8. Webb Simpson +6 (+3)
8. Zach Johnson +6 (+4)
8. Rory McIlroy +6 (+5)
13. Patrick Reed +7 (+4)
17. Paul Casey +8 (+3)
17. Hideki Matsuyama +8 (+8)
23. Jon Rahm +10 (+3)
31. Bubba Watson +12 (+7)
34. Daniel Berger +13 (+6)
38. Jason Day +14 (+2)
38. Adam Scott +14 (+5)
43. Shane Lowry +15 (+2)
43. Patrick Cantlay +15 (+3)
49. Rickie Fowler +17 (+9)
How Bryson DeChambeau Won The U.S. Open
Posting twice as many rounds of 70 or better than anyone else in the field helped Bryson DeChambeau greatly. He’d been up and down in recent months, but his best has been phenomenal.
The California native absolutely destroys the ball off the tees – so much that he is essentially guaranteeing an old age filled with difficulty doing daily tasks, but he is driving the ball in a way that the Tour has never seen. He also has continuously been stellar scrambling, and he does not seem to miss a clutch putt. It really feels like a star was born this week.
DeChambeau’s Winning Stats
Driving: 311.10 yards (7th)
Fairways: 41.07% (23/56) (26th)
Greens: 63.89% (46/72) (5th)
Putting: 1.61 (11th)
Birdies: 13 (4th)
Scores: 2 Eagles, 13 Birdies, 46 Pars, 11 Bogeys
Off the Tee: 5.38 (3rd)
Approach: 6.98 (3rd)
Around the Green: 5.42 (2nd)
Putting: 4.59 (18th)
Total: 22.37 (1st)
What It Means For DeChambeau
With the victory, Bryson DeChambeau moved from 9th in the world rankings to 5th, and is right on the heels of Rory McIlroy to get even higher.
The Tour should be worried that the floodgates just opened. After DeChambeau got his first Tour victory at the 2017 John Deere Classic, he followed with three wins the following season. Now that he has a major? He is guaranteed to be among the top 3-5 in betting odds for every upcoming major.
He also joined a list with Jack Nicklaus and Tiger Woods as the only players to win the U.S. Amateur, the NCAA Individual Championship, and the U.S. Open. Some super-casual golf fans might not have been familiar with DeChambeau before this week, but nobody does not know who Nicklaus and Tiger are. That is one impressive group to be lumped in with.
DeChambeau’s 2021 Season
Wins: 1 (U.S. Open)
Money: $2,250,000 (1st)
FedExCup: 600 (1st)
OWGR Points: 100 (5th)
DeChambeau was the only player in the field to finish under par, but three players finished AT even par. The most significant was Dustin Johnson, who had finished T2-WIN-2-WIN in his previous four starts, arguably the most dominant stretch in his 23-win PGA Tour career.
However, a backdoor T6 is considered a disappointment for him if anything. He continues to be way too productive and talented to only have one career major championship victory. At 36 years of age, he risks being at the top of “what could have been” lists. He was T21 to being the final round.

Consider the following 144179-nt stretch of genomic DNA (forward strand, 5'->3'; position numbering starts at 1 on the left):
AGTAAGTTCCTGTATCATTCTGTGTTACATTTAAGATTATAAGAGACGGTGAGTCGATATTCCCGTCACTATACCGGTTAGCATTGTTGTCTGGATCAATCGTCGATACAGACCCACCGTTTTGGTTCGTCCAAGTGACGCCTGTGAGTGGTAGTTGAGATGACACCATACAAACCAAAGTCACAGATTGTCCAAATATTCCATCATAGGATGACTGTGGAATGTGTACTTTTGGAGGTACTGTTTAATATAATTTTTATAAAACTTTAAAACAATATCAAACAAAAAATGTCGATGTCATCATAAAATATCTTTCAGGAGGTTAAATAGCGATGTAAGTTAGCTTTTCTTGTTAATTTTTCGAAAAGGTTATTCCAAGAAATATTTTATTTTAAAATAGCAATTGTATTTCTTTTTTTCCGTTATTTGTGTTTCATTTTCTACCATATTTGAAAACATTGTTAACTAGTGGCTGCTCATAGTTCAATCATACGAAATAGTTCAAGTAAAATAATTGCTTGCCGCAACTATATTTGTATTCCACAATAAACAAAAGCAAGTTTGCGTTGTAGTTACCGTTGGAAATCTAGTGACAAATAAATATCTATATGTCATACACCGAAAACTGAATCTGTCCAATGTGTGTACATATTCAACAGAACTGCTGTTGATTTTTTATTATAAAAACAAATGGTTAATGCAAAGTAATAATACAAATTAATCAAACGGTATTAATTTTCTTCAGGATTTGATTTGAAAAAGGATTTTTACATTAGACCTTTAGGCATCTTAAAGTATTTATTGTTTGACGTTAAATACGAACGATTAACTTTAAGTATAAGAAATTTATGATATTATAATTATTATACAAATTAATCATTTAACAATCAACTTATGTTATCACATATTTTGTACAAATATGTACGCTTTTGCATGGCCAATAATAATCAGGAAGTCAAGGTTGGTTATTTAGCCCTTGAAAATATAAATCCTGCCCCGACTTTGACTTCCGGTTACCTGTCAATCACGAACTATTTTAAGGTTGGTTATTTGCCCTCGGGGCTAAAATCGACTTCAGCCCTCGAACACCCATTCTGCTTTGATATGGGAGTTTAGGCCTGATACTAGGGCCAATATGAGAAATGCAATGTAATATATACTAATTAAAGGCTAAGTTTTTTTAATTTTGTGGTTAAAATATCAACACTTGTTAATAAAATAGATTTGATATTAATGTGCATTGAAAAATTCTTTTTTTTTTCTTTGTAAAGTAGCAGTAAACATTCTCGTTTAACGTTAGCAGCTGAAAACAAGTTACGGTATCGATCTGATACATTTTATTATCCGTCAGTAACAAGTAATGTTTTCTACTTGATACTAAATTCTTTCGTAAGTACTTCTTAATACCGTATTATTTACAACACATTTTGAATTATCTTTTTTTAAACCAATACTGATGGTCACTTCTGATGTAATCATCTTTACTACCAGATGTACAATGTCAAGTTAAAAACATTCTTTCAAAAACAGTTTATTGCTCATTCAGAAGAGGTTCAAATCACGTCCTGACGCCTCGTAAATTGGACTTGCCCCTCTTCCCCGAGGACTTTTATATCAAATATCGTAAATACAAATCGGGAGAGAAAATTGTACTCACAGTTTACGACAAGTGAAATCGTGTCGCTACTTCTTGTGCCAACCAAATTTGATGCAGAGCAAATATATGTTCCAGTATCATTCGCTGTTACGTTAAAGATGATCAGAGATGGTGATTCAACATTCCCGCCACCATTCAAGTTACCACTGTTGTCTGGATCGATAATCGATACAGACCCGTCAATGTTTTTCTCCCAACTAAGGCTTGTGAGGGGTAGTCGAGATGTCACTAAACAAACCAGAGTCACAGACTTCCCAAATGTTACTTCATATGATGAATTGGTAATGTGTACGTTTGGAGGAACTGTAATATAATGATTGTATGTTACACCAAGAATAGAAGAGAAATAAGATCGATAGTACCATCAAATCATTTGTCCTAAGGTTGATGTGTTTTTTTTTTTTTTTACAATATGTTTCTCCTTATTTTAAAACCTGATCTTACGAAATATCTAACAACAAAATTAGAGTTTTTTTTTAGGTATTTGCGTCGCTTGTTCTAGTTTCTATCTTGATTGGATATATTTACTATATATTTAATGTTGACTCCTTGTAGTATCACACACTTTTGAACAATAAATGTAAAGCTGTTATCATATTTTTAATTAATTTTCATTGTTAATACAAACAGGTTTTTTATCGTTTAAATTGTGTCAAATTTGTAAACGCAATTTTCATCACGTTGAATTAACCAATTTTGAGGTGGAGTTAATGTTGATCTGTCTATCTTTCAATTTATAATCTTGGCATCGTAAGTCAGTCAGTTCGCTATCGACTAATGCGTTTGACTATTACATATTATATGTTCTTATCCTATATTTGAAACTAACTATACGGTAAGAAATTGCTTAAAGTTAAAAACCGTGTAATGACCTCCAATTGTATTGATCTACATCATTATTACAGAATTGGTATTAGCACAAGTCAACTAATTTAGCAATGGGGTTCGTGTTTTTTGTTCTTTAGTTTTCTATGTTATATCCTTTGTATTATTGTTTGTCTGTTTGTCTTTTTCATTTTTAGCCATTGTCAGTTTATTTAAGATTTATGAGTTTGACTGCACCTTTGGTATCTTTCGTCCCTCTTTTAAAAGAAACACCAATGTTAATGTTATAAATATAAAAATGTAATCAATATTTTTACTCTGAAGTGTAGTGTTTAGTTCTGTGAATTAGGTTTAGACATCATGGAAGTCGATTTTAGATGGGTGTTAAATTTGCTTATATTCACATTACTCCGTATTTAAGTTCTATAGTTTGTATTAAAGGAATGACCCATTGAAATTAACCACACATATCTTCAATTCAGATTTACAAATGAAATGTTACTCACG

Will Zalatoris may have reached “a star is born” territory at Winged Foot. The Korn Ferry Tour star aced the par-3 seventh hole in the first round, and very nearly aced the par-3 13th hole as well.
Zalatoris showed the significance of the PGA Tour’s best minor league this week, and at T6 for the tournament established himself as one of the biggest upcoming threats. This was a tremendous week for him with a 1-over 71 on Sunday.
Canada might not have a large amount of up-and-comers, but Taylor Pendrith made a name for himself this week. He shot one of the three even-par 70s on Sunday (Johnson and South Africa’s Erik Van Rooyen were the others), and at 10-over, he finished in the T23 mix.
The 29-year-old Pendrith is a Kent State grad has been a walking injury, but has put up impressive numbers on the Mackenzie Tour.
Hideki Matsuyama is an iron game wizard who played well enough to make the penultimate Sunday pairing this week, but he completely collapsed in the final round.
Opening with a double-bogey, the the 28-year-old played the first four holes in 5-over and couldn’t recover. Looking for his first victory since the 2017 season, where he won thrice, Matsuyama shot an 8-over 78 and dropped all the way to T17.
Rafa Cabrera Bello has struggled badly in 2020, but surprisingly got himself into the leadership mix with a strong first two rounds. However, he followed a third-round 74 with a Sunday 78 to finish T23 and put himself firmly in “what happened to him?” territory.
The suave Spaniard also played the first four holes in +5 and fell behind world No. 2 Jon Rahm among the native from Spain.
Billy Horschel, the 2014 FedExCup winner was an absolute disaster on Sunday. By carding bogeys on 7 holes among his back nine, he shot a 10-over 80 an dropped from T17 to T38. The only player to fall further on Sunday was Belgium’s Thomas Detry who dropped 22 spots with a Sunday 11-over 81.
“Needed To Keep Focus…”
“It’s kind of interesting. On nine, first thought this could be a reality. I made that long eagle putt, and shocked myself by making it too, and I thought to myself I could do it and immediately, I said ‘Nope, you’ve got to focus on each hole’, and I just kept throughout the back nine telling myself Nope, we have three holes, four holes, whatever it was, I needed to keep focus and execute each shot the best I could.”
– Bryson DeChambeau, US Open Champion